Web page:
When Spatula&Barcode were invited to participate in the Municipal show, we knew immediately that we wanted to create a project about responses to the election. The resulting project, “Rage Grief Comfort &” used simple foods to allow the public to express emotions and then asked the question, besides being angry and fearful, what else can we do.A bit of context about the exhibition. Staged for one day in a soon-to-be-remodeled city building, Municipal offered 100 artists the chance to create site-specific installations that were available to the public for one day only. 2,700 people walked through the front doors in spite of the raging snow storm.
You can read more about it at these links:
Our project for Municipal “Rage Grief Comfort &” invited public participation at four stations. At the first, spectators had the opportunity to throw ripe tomatoes at the wall.
It turns out that this is actually a very difficult gesture to photograph. Here are some images that do not do justice to the carnivalesque scene, the satisfying thud, or the messy residue.
The second station provided an opportunity to cut onions and cry. The third station asked participants to peel potatoes which we then cooked, mashed, and served back to them with caramelized onions.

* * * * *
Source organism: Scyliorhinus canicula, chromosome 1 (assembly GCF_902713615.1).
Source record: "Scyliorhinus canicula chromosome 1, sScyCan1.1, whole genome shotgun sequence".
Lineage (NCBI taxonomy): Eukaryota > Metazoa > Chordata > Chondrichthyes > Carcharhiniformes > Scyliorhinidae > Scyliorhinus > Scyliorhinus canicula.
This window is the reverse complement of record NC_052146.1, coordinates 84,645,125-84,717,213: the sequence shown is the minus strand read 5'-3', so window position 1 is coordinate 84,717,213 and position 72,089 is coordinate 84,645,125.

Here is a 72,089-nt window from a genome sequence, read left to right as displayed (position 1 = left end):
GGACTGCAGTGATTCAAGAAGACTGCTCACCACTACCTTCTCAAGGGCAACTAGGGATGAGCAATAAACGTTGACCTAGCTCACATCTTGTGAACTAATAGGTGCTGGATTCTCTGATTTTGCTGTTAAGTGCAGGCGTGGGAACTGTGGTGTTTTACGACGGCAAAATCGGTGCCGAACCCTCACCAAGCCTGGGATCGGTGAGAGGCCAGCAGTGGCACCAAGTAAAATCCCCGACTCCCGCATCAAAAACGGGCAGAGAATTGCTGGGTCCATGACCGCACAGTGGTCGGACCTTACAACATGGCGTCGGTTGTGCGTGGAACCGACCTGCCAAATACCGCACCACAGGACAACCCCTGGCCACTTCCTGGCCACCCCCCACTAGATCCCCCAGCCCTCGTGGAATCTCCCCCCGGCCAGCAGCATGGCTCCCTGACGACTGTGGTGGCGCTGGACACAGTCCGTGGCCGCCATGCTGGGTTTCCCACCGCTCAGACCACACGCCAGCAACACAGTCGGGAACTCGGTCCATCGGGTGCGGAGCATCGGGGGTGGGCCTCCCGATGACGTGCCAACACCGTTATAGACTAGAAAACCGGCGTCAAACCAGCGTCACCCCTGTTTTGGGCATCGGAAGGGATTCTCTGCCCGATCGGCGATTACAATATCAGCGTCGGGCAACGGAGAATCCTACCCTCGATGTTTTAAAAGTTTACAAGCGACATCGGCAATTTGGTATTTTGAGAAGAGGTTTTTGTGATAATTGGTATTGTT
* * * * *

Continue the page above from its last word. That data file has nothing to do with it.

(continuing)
Thanks to Leslie, Helen, Marin, Tracy, Jeff, and Sigrid who helped us supervise the sharp knives amidst the chaos of 2700 spectators that came to the one day show (in the midst of a blizzard).
Finally, audience members were invited consume one (or more) of the 1600 sugar cookies with an ampersand letter-pressed into them that were baked by Michael with the help of Andrew Salyer.
We think of the “&” as a reference to all the other work we are all already doing, making commitments to do, and will have to do when our needs for social justice cannot be realized through existing institutions.
In spite of the fact that Michael could be seen throughout the day processing the tomatoes for sauce, sauteing the onion boiling and mashing potatoes, more than half of the spectators worried that we were wasting the food. It’s interesting that this concern is not generally extended to all works of art, many of which use toxic materials and generate huge quantities of often non-recyclable waste.
Of course, those of you that know our work would never imagine that we could conceive of a project without an edible outcome. The tomatoes were all cooked down overnight into a (simmered rage) sauce and served the following day to the 99 other artists participating in the show (and their helpers in removing works from the show) along with a carmelized onion sourdough focaccia. Also on offer at the de-install were the remaining mashed potatoes with a vegetarian gravy.
We can’t sent you an ampersand cookie anymore (they were all consumed in one day) but we do have a stockpile of ampersand charms. If you’d like to add one to your to your safety pin, we can provide you with a metal “&”charm. Contact firstname.lastname@example.org.